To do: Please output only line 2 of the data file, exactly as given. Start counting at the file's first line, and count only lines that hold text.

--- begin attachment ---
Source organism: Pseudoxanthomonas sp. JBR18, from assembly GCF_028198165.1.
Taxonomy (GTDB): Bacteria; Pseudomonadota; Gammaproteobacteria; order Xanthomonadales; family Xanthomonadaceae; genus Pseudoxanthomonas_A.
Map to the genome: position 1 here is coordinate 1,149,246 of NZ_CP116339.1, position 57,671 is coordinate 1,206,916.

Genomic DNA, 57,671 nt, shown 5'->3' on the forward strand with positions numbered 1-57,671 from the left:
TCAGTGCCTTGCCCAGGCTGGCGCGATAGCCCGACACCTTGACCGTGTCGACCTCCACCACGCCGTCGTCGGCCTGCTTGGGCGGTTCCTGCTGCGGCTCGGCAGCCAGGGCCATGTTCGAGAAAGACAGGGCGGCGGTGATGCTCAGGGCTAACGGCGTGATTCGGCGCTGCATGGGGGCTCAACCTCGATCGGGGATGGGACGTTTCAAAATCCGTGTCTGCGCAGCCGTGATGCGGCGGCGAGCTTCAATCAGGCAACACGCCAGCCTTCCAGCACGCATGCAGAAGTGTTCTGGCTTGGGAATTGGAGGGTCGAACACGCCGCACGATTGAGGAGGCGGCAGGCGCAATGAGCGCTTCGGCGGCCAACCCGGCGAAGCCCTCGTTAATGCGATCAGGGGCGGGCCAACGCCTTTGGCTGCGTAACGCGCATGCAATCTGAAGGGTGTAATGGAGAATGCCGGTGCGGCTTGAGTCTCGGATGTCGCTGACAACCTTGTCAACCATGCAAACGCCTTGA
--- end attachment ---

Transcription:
Taxonomy (GTDB): Bacteria; Pseudomonadota; Gammaproteobacteria; order Xanthomonadales; family Xanthomonadaceae; genus Pseudoxanthomonas_A.